Thursday 1 October, 2020

Report: Over 800 Trinidadians overstayed US visas in 2018

More than 800 Trinidadians visited the USA and overstayed their visas in 2018.

According to a report issued by the US Department of Homeland Security (DHS), 811 Trinidadians visited the US in 2018 but showed no record of a departure for fiscal year 2018 (October 2017 to September 2018).

The report said a total of 180,415 Trinidad and Tobago citizens visited the USA in 2018 – the number of overstays therefore represents 0.4% of the total number of Trinidadian visitors to the US.

In addition, 88 Trinidadians with student visas overstayed their visas. 

Barbados had 757 overstays out of 64,795 visitors to the US reflecting that 1.11 percent of Bajans who visited the US did not depart.

By contrast, over 300,000 Jamaicans visited the US with over 10,000 overstays, showing that 3.28 percent of Jamaicans arriving in the US had no record of departure.

DHS said it has engaged in a concerted campaign to end visa overstay abuse, adding that for the second year in a row, visa overstay rates have declined.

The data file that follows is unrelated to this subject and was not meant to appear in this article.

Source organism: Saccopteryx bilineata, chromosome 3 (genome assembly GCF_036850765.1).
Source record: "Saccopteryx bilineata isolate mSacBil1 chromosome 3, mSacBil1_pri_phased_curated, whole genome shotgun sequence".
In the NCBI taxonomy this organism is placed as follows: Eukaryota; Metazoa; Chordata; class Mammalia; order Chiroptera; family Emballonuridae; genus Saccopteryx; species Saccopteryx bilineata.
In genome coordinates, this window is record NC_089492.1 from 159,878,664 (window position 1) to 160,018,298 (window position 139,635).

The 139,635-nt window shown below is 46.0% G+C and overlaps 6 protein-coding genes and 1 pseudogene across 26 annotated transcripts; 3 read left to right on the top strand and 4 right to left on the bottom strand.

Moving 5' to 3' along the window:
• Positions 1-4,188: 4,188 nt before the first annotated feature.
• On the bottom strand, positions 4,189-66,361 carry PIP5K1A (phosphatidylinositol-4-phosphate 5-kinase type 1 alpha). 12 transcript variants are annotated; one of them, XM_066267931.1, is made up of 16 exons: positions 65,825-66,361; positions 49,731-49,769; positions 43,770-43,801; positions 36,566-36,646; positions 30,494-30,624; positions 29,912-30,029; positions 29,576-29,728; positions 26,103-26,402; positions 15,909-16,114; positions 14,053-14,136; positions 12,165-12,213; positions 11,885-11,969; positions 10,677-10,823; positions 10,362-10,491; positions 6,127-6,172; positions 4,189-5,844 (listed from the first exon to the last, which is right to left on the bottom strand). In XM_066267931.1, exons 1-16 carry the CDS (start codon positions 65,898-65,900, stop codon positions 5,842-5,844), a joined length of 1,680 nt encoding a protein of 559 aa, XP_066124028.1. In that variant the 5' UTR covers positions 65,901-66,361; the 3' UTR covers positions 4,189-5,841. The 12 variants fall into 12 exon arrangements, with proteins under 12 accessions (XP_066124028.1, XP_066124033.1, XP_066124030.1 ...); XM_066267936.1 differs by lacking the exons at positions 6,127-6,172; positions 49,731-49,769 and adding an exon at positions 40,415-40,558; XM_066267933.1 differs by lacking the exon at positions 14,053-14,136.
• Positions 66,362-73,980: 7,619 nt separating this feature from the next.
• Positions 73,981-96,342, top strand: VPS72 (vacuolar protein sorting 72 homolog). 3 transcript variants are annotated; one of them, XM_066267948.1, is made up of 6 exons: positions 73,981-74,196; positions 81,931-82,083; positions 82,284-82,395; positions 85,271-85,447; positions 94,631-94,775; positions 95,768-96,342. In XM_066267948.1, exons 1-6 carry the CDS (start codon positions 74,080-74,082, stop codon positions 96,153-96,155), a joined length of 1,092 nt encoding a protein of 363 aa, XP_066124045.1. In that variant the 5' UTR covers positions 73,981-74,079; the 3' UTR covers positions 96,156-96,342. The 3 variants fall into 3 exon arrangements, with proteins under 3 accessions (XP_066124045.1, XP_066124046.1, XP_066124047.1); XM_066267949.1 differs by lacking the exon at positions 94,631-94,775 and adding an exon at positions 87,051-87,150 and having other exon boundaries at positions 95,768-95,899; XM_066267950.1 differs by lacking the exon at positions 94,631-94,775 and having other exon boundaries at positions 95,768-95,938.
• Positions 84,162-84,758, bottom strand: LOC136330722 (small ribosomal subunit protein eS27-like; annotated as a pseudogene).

US Customs and Border Protection said the goal of the study is to improve traveller awareness, especially as it pertains to the length of time for which travellers are admitted to the United States.

CBP expects these proactive communications and improvements will provide tools for travellers to be more cognizant of their immigration status, especially as it pertains to their period of admission while in the United States,” the report said.

An overstay is a non-immigrant who was lawfully admitted to the United States for an authorized period but remained in the United States beyond his or her authorized period of admission.

The authorized admission period can be a fixed period or for the duration of a certain activity, such as the period during which a student is pursuing a full course of study or any authorized technical/practical training.

DHS identifies two types of overstays: 1) individuals for whom no departure has been recorded (Suspected In-Country Overstays), and 2) individuals whose departure was recorded after their authorized period of admission expired (Out-of-Country Overstays).

“DHS will continue efforts to ensure the integrity of its nonimmigrant visa program,” the report said. 

For the full study see here:

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